After Silent Sam was toppled, I was elated to see the news. Months ago, I had signed the petition to have it removed. As a UNC graduate, I understood that — despite the remarkable achievements of many Black faculty and students — Black students have not always felt completely welcome on campus and that symbols of the Confederacy contributed to the problem.
But when I read the article about the statue’s removal, I felt deeply ashamed to read the words Julian Carr had said when he dedicated the monument — and I did not want anyone to know that he was my great-great-grandfather. This episode has forced me to confront the role that my ancestors played in promoting white supremacy and racism. Although painful, this episode has been in service of greater understanding, and it holds the potential for healing and progress — not just for my family, but for the UNC community as a whole.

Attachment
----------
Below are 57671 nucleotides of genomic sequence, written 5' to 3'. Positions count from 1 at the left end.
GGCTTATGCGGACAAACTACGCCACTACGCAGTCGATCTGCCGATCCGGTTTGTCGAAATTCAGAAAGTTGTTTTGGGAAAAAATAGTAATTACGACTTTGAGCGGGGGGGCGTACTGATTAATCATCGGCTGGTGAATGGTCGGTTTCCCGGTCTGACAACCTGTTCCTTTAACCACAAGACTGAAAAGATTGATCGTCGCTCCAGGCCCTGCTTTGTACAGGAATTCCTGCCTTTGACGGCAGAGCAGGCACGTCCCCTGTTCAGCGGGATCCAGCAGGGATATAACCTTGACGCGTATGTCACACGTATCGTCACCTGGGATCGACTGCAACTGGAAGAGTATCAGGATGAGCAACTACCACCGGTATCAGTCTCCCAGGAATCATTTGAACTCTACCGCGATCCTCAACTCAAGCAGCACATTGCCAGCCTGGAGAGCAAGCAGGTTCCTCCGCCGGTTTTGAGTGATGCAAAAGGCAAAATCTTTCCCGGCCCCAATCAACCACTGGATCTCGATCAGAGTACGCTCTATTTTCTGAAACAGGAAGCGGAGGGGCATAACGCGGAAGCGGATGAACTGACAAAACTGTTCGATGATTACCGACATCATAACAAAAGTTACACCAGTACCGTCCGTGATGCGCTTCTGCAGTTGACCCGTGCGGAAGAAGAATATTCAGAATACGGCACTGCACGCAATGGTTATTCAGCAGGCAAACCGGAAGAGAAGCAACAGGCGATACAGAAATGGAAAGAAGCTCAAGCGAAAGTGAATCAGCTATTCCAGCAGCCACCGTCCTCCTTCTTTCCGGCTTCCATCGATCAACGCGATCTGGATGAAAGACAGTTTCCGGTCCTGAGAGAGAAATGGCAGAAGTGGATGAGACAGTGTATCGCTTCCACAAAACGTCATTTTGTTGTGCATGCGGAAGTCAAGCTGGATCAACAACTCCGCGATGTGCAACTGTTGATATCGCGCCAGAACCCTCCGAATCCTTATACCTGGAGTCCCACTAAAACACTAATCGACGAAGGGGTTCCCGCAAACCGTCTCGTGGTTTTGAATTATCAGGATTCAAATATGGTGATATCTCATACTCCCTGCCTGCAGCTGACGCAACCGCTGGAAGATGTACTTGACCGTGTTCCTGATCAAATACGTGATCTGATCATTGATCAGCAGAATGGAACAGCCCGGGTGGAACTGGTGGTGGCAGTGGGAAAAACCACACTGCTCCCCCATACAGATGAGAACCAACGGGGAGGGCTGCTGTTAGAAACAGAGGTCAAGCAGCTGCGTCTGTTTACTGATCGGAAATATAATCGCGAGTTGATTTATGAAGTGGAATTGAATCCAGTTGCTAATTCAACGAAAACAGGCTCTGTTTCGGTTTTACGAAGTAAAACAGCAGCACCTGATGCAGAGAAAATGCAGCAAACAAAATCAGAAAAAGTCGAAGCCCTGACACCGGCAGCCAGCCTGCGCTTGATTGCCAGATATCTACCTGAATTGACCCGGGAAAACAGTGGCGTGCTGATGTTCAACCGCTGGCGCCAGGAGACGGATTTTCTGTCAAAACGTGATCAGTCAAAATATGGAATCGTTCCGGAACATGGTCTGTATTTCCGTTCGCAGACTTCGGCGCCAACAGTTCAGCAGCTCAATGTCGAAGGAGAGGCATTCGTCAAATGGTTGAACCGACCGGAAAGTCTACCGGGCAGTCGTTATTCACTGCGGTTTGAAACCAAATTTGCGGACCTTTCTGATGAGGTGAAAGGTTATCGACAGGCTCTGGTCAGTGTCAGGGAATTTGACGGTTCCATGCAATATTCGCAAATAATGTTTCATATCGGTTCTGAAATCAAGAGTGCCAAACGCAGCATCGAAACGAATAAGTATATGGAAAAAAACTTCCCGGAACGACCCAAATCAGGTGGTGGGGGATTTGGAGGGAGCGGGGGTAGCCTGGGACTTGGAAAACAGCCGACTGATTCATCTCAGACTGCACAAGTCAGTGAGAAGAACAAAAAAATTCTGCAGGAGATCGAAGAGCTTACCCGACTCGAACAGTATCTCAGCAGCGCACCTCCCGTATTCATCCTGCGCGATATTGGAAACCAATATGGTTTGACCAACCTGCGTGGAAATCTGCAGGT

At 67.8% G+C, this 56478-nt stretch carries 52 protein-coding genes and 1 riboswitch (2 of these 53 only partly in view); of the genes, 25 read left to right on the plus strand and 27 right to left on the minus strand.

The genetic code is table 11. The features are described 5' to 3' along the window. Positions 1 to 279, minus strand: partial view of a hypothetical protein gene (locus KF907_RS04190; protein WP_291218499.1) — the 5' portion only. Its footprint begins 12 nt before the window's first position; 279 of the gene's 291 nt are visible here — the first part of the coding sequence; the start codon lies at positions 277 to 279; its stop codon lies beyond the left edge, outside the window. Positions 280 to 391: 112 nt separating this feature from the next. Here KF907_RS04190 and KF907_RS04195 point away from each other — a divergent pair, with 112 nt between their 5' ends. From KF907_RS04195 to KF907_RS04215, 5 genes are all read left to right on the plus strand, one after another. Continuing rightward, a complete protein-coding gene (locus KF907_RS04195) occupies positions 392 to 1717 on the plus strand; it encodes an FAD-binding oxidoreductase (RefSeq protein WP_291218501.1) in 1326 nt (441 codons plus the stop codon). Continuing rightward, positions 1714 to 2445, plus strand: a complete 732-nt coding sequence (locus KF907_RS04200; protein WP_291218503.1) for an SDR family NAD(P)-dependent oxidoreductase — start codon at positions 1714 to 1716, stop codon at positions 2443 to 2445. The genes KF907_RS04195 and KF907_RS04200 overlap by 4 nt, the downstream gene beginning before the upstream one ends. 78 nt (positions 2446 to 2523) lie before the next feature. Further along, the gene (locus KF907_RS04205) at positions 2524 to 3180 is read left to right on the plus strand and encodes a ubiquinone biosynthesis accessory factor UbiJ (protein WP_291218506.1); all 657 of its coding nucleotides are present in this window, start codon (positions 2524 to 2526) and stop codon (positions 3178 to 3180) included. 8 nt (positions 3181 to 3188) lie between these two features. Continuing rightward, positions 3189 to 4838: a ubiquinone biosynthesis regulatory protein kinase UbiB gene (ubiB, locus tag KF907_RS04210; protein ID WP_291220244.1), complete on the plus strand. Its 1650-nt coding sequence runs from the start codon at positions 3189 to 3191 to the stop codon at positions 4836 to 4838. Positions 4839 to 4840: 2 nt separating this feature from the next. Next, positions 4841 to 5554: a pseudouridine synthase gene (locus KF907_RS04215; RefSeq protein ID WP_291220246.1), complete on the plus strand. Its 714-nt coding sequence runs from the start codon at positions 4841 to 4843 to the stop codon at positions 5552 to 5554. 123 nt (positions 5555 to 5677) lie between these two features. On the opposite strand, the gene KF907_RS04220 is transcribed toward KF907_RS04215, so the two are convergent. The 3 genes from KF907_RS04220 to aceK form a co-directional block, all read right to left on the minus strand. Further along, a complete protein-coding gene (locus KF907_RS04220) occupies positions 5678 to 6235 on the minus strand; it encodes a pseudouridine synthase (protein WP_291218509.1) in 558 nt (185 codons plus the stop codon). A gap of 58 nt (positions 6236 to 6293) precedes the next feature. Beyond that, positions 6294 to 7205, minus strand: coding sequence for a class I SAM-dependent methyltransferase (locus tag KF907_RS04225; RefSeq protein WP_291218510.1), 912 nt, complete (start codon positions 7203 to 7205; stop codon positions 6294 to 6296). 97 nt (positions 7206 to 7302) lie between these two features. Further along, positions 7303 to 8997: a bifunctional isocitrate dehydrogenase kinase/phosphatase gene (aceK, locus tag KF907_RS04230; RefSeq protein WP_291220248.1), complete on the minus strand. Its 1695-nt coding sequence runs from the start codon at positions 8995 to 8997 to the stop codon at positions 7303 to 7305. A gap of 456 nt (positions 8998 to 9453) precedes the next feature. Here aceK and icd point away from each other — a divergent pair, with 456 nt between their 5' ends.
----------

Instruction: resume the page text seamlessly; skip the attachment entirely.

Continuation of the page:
Thank you to Maya Little and the other students who were instrumental in having the statue removed. I was relieved to hear that Ms. Little will not be fined, although a not-guilty verdict would have been preferable. I join many others in asking Chancellor Carol Folt and the UNC Honor Court to refrain from disciplining any students who were involved in this act of civil disobedience. I also support the proposal at Duke University to rename a building that was named after Julian Carr.